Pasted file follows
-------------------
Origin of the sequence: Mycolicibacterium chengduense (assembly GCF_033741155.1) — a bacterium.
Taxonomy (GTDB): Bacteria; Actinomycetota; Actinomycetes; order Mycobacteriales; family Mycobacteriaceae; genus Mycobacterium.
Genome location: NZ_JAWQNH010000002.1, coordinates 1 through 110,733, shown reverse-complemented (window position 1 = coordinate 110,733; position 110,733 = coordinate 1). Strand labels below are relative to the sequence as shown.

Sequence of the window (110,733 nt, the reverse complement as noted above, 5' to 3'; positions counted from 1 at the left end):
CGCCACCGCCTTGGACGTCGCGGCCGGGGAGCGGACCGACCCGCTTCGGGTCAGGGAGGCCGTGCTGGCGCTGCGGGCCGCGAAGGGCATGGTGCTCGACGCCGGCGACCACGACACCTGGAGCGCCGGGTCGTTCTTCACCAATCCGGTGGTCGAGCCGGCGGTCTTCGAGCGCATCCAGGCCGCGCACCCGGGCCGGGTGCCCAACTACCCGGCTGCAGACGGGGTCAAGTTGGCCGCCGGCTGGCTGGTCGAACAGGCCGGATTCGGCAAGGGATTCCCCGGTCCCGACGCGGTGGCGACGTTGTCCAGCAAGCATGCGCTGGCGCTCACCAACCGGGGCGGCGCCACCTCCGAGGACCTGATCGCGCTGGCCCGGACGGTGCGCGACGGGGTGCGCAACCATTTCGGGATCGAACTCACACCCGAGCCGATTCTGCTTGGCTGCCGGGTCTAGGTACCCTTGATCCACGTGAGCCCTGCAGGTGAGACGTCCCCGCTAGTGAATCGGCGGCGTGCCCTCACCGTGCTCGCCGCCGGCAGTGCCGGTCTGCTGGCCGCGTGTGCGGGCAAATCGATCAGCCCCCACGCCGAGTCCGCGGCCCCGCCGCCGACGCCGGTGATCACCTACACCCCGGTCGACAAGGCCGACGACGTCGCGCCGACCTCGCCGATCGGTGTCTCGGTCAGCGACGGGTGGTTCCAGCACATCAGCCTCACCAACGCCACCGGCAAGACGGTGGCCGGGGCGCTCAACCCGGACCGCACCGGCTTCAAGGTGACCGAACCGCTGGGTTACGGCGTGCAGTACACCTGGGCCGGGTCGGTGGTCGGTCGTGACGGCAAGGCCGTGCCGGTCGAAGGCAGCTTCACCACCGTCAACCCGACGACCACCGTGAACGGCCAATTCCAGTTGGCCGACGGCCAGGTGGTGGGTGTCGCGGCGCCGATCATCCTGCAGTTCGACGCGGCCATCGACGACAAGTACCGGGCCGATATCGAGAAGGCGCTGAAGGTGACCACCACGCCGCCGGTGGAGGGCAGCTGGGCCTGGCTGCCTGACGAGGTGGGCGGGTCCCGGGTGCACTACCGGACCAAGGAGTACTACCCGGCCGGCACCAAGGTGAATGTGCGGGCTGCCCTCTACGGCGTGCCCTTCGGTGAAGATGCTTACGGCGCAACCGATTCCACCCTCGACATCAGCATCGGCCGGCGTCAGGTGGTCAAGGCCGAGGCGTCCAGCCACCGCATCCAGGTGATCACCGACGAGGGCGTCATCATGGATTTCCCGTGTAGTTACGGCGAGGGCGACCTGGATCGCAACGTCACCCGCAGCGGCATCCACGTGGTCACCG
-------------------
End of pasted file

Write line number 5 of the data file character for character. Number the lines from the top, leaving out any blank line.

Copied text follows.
CGCCACCGCCTTGGACGTCGCGGCCGGGGAGCGGACCGACCCGCTTCGGGTCAGGGAGGCCGTGCTGGCGCTGCGGGCCGCGAAGGGCATGGTGCTCGACGCCGGCGACCACGACACCTGGAGCGCCGGGTCGTTCTTCACCAATCCGGTGGTCGAGCCGGCGGTCTTCGAGCGCATCCAGGCCGCGCACCCGGGCCGGGTGCCCAACTACCCGGCTGCAGACGGGGTCAAGTTGGCCGCCGGCTGGCTGGTCGAACAGGCCGGATTCGGCAAGGGATTCCCCGGTCCCGACGCGGTGGCGACGTTGTCCAGCAAGCATGCGCTGGCGCTCACCAACCGGGGCGGCGCCACCTCCGAGGACCTGATCGCGCTGGCCCGGACGGTGCGCGACGGGGTGCGCAACCATTTCGGGATCGAACTCACACCCGAGCCGATTCTGCTTGGCTGCCGGGTCTAGGTACCCTTGATCCACGTGAGCCCTGCAGGTGAGACGTCCCCGCTAGTGAATCGGCGGCGTGCCCTCACCGTGCTCGCCGCCGGCAGTGCCGGTCTGCTGGCCGCGTGTGCGGGCAAATCGATCAGCCCCCACGCCGAGTCCGCGGCCCCGCCGCCGACGCCGGTGATCACCTACACCCCGGTCGACAAGGCCGACGACGTCGCGCCGACCTCGCCGATCGGTGTCTCGGTCAGCGACGGGTGGTTCCAGCACATCAGCCTCACCAACGCCACCGGCAAGACGGTGGCCGGGGCGCTCAACCCGGACCGCACCGGCTTCAAGGTGACCGAACCGCTGGGTTACGGCGTGCAGTACACCTGGGCCGGGTCGGTGGTCGGTCGTGACGGCAAGGCCGTGCCGGTCGAAGGCAGCTTCACCACCGTCAACCCGACGACCACCGTGAACGGCCAATTCCAGTTGGCCGACGGCCAGGTGGTGGGTGTCGCGGCGCCGATCATCCTGCAGTTCGACGCGGCCATCGACGACAAGTACCGGGCCGATATCGAGAAGGCGCTGAAGGTGACCACCACGCCGCCGGTGGAGGGCAGCTGGGCCTGGCTGCCTGACGAGGTGGGCGGGTCCCGGGTGCACTACCGGACCAAGGAGTACTACCCGGCCGGCACCAAGGTGAATGTGCGGGCTGCCCTCTACGGCGTGCCCTTCGGTGAAGATGCTTACGGCGCAACCGATTCCACCCTCGACATCAGCATCGGCCGGCGTCAGGTGGTCAAGGCCGAGGCGTCCAGCCACCGCATCCAGGTGATCACCGACGAGGGCGTCATCATGGATTTCCCGTGTAGTTACGGCGAGGGCGACCTGGATCGCAACGTCACCCGCAGCGGCATCCACGTGGTCACCG